The kids were giddy as they explored this beautiful hotel, its pool and lavish gardens and fountains. There were couches and cushions everywhere, plush surroundings from the lobby to the rooms. We were hungry for dinner but had to wait an hour for the restaurant to open. We wandered a bit outside the hotel, but nothing was open there either, except a few greasy places full of men staring at televisions where a soccer game raged. We decided to wait, broke out our deck of cards and stationed ourselves on some of those cushy couches to wait until the dinner bell.

When it did, we were the first to head towards the restaurant. The doors to the restaurant were unusual, actually two doors, with the big outer door closed, and the inner doors inside each of the bigger doors open, so you had to step over the frame of the big one to enter. Clay did not realize this, he thought there was glass in the openings, and as Benji approached at full tilt, he called out, “Stop, stoooop, stooooooooop!” the panic mounting in his voice as he envisioned Benji slamming into the glass. He just about fell over when Benji hopped right through, and we all broke into hysterics just as the very mannerly waitress came to seat us. It took us a moment to compose ourselves and remember our room number so we could be seated.

We feasted on a buffet that included light and fluffy couscous like I’ve never seen from an Uncle Ben’s box. There were all sorts of vegetable salads, some lamb and chicken and other goodies, including a delicious dessert table. Benji said, over dessert, “I don’t think this is really a five star hotel. It doesn’t have a fish pond. Five star hotels should have a fish pond.”

As we headed back to our rooms we noticed a band assembling at the entry of the hotel, dressed in traditional clothes and carrying unusual instruments including some very long trumpets. They all began to play, welcoming some special guests, banging on drums and tooting away. Clay said he didn’t think they were really playing a song. He said it reminded him of the football games when the band would all be playing just for the fun of it, not together. I think we’ll hear some more of this interesting music over the next few days, and discover it is, indeed, a song.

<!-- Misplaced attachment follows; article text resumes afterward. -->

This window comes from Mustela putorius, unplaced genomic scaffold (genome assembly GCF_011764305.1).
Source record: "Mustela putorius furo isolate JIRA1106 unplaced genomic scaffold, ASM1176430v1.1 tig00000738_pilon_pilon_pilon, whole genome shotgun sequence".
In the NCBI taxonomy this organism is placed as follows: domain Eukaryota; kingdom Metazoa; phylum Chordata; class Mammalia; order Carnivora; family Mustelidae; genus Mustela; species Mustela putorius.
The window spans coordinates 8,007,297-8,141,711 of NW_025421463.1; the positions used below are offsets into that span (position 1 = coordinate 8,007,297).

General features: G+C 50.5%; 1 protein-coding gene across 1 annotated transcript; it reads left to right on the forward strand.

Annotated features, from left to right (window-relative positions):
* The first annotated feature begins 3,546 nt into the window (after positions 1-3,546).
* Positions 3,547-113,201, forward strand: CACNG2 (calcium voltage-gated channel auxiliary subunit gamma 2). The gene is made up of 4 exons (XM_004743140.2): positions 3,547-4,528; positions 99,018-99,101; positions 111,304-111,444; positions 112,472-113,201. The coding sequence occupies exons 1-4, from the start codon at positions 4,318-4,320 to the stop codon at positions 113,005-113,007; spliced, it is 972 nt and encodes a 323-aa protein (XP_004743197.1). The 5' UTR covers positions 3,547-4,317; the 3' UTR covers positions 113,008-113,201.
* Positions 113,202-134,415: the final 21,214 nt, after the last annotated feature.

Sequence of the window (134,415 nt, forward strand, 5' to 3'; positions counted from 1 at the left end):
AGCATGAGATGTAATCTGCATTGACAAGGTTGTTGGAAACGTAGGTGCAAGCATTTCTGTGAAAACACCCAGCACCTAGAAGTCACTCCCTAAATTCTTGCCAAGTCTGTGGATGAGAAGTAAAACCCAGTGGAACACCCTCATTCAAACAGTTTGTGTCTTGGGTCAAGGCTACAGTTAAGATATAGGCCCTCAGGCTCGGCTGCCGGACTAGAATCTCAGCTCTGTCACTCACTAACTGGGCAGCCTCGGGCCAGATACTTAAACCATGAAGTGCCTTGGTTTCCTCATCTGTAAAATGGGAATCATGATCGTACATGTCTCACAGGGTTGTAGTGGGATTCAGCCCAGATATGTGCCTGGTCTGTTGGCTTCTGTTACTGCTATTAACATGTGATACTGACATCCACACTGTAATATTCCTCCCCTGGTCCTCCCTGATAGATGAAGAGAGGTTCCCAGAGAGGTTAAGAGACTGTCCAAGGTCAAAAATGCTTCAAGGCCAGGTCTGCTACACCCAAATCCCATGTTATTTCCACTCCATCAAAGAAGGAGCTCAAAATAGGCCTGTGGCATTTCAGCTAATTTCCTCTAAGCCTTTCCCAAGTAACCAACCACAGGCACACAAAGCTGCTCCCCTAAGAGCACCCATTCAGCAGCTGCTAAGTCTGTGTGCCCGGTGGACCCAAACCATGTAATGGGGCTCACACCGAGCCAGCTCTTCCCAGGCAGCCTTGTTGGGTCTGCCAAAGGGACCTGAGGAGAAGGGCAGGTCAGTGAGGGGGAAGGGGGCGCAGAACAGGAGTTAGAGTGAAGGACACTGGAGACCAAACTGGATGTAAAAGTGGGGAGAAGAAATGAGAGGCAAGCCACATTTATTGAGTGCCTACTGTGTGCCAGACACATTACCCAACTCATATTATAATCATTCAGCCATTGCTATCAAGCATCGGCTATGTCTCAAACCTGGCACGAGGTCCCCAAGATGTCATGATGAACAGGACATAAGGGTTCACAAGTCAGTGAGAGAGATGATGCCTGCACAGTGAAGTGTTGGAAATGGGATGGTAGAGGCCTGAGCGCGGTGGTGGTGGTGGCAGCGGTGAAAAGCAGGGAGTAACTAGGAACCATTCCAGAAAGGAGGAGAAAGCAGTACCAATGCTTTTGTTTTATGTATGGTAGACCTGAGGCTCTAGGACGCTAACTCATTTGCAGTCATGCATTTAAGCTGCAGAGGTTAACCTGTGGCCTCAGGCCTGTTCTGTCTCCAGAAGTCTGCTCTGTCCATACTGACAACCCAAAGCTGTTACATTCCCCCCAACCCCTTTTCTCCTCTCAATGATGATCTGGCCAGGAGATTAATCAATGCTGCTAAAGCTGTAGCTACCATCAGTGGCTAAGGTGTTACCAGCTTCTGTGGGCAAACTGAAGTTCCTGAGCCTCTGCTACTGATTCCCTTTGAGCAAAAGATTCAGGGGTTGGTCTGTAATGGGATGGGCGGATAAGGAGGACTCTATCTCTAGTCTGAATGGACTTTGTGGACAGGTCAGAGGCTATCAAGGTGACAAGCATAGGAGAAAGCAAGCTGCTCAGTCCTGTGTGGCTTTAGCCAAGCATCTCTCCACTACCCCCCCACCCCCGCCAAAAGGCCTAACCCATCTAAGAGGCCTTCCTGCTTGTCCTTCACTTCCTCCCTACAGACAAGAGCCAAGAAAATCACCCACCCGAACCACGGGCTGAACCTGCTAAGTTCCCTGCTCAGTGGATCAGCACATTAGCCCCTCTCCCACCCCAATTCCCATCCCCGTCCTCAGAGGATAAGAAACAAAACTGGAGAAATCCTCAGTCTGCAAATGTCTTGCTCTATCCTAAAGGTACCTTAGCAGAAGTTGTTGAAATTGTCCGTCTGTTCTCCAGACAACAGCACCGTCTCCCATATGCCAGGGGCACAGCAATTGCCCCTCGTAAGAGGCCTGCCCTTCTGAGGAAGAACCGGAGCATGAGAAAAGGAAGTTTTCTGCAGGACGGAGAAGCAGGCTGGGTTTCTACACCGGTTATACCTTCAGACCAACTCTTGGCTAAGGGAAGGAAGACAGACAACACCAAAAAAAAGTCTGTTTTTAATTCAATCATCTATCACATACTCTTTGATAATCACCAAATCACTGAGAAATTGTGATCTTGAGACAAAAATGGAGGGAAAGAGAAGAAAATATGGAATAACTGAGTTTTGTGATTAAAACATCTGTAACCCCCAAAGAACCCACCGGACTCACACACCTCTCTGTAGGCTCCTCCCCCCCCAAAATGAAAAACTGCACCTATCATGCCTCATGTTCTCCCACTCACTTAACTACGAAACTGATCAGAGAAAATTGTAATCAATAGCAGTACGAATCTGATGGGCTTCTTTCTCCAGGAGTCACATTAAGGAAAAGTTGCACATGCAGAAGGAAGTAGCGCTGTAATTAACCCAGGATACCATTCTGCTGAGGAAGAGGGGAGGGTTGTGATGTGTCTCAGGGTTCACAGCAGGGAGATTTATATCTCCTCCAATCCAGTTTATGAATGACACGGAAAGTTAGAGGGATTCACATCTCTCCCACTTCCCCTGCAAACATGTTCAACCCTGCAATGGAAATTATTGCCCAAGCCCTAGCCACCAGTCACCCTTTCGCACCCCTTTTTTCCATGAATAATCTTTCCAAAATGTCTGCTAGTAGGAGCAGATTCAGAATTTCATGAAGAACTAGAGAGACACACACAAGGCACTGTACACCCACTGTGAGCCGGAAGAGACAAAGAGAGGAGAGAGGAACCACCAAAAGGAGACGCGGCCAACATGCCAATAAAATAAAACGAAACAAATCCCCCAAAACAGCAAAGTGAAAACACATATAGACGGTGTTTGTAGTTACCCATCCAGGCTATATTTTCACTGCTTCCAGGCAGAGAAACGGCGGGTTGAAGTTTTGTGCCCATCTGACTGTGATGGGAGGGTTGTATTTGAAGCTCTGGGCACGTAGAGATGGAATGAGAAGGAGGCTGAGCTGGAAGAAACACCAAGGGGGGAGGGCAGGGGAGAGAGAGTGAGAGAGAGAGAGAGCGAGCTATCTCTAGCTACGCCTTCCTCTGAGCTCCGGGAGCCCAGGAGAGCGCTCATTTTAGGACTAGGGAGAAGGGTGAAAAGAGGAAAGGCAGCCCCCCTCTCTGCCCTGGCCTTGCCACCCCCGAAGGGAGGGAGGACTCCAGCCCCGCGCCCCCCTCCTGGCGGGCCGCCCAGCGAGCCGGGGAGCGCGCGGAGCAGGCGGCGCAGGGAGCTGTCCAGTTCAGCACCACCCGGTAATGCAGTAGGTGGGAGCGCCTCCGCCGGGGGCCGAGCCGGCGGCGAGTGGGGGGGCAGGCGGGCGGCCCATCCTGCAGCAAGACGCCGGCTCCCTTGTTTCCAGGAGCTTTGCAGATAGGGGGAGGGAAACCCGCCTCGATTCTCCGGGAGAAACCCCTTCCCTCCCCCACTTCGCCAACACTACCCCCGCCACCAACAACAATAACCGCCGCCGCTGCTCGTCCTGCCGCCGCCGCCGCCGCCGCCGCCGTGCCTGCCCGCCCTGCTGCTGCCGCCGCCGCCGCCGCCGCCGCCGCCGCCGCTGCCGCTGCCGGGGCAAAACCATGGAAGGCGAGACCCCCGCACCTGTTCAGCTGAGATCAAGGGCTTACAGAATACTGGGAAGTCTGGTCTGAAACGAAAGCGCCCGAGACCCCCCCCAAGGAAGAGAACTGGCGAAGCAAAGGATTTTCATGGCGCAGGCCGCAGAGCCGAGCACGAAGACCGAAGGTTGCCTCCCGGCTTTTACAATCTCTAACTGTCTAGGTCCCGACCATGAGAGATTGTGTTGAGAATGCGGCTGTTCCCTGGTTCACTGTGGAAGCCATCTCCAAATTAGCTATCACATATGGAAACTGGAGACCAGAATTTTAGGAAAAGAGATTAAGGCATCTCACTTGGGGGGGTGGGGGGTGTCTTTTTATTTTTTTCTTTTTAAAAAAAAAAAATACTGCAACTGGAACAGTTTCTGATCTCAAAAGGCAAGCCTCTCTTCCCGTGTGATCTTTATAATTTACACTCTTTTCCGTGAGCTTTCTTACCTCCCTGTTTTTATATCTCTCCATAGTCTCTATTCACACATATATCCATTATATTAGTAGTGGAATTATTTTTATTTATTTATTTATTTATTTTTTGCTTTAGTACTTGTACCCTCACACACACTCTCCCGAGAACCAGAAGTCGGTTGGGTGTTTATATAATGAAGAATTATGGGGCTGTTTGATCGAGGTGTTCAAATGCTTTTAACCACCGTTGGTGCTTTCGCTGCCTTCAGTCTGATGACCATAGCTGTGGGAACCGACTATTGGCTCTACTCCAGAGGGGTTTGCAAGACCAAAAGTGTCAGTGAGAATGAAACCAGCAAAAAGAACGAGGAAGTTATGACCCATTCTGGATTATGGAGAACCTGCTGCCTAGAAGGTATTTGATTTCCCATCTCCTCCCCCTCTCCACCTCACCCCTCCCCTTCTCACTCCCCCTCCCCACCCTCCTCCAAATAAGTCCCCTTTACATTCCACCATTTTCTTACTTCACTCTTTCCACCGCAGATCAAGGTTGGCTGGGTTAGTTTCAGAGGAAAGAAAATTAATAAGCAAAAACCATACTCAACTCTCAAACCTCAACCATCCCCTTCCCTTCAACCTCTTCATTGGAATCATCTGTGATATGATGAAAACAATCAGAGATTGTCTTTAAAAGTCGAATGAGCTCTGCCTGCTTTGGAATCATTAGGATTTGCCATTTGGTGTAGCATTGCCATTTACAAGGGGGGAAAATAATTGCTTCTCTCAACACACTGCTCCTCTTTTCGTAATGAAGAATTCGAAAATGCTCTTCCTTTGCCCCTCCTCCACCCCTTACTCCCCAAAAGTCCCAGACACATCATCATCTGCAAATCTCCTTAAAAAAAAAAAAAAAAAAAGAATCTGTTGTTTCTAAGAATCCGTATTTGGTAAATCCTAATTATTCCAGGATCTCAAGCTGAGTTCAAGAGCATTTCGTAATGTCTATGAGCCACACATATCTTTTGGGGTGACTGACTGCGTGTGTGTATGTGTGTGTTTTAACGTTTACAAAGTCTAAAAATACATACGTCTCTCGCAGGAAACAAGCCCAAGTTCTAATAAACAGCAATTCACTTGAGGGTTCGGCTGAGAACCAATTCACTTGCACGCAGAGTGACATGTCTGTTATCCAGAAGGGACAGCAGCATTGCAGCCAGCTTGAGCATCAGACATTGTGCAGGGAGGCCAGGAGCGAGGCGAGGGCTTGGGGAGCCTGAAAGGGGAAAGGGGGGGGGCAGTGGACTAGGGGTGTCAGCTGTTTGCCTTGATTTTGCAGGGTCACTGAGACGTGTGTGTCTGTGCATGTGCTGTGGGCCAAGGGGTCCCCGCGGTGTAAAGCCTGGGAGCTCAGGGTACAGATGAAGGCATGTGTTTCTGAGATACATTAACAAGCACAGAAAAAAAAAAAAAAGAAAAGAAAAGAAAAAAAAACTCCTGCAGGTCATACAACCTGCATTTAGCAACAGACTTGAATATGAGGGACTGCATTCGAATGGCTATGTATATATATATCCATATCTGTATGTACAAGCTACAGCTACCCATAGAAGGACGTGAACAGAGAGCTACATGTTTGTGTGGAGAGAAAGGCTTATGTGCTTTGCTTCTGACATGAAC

The kids nestled into their luxurious beds, after finding their travel pillows. The pillows provided were one long roll that reached across the span of the entire double bed, and tilted your head at a 90 degree angle. We never heard the muezzin call to prayer that night, and slept like royalty all night long.


Sunday, 25 November 2007

There are some days when so many things happen, so many little things that I want to record, I hope I don’t forget any of them. This was one of those days. As I got up and showered this morning, I noticed a sticker in the shower. In many of the hotels we’ve stayed in, there are stickers talking about how much water is wasted by washing towels, and asking guests to please use them more than once. I expected to see this same message on the sticker, but instead it just said, “Water is source of life, please don’t waste it”. Water is fundamental in the Muslim faith, they believe it is the source of life and it is a part of architecture in all palaces and in many cities. In paradise they believe there will be much water. I thought this was telling, how pervasive the Muslim faith is, that it would even manifest itself in the sticker in the shower at a hotel.

As we talked to Mustafa, we asked him about some of the common phrases among Moroccans. He said they often say, “If God is willing”. “If God is willing I will go to work this morning”, or “If God is willing I will make fish for dinner”, and then they say “Thanks be to God” when things happen. Many parts of life focus on God, from praying five times a day to the architecture that surrounds them.

Mustafa picked us up and we took a quick tour of Rabat before hitting the road. We visited the Mausoleum for Mohammad V, a popular leader who was king when the Moroccans won their independence from France. Mustafa dropped us off so we could explore a bit, and as he drove off we were greeted by a friendly man with a guide badge hanging around his neck. We politely listened as he told us that he loves heavy metal from America, and movies with lots of guns. Was this supposed to endear us to him? More endearing were his huge eyes, magnified through round glasses, and his seeming excitement to tell us all sorts of stories. Eventually we peeled ourselves from him to visit the site on our own, we didn’t really want a guide or a long stay.

We admired the fancy mausoleum with all its gold and bright, colorful tiles, then wandered across the ruins of a mosque that was destroyed in an earthquake to admire the view of the ocean and the city of Sale across the water. While there, a friendly-looking girl caught my eye and smiled. As soon as I smiled back, we were sunk. “You want henna?” she asked quickly, brandishing something that looked like a syringe with no needle, filled with a brown liquid. “What?” I asked, not sure what she was talking about. “Henna,” she repeated, quickly drawing a pattern on her own hand. “That’s pretty,” I complimented. She grabbed Alayna’s hand. “You want?” she asked as she began drawing. Well I guess we did want, since she was already tracing intricate patterns all over her hand. “How much?” I asked, in a desperate attempt to regain control of the situation (Clay and the boys were spectators for the most part, though I could see in Clay’s eyes that he was a little peeved, not at me but the pushy henna girl). “No problem, as you wish,” was her reply. Hmmmm.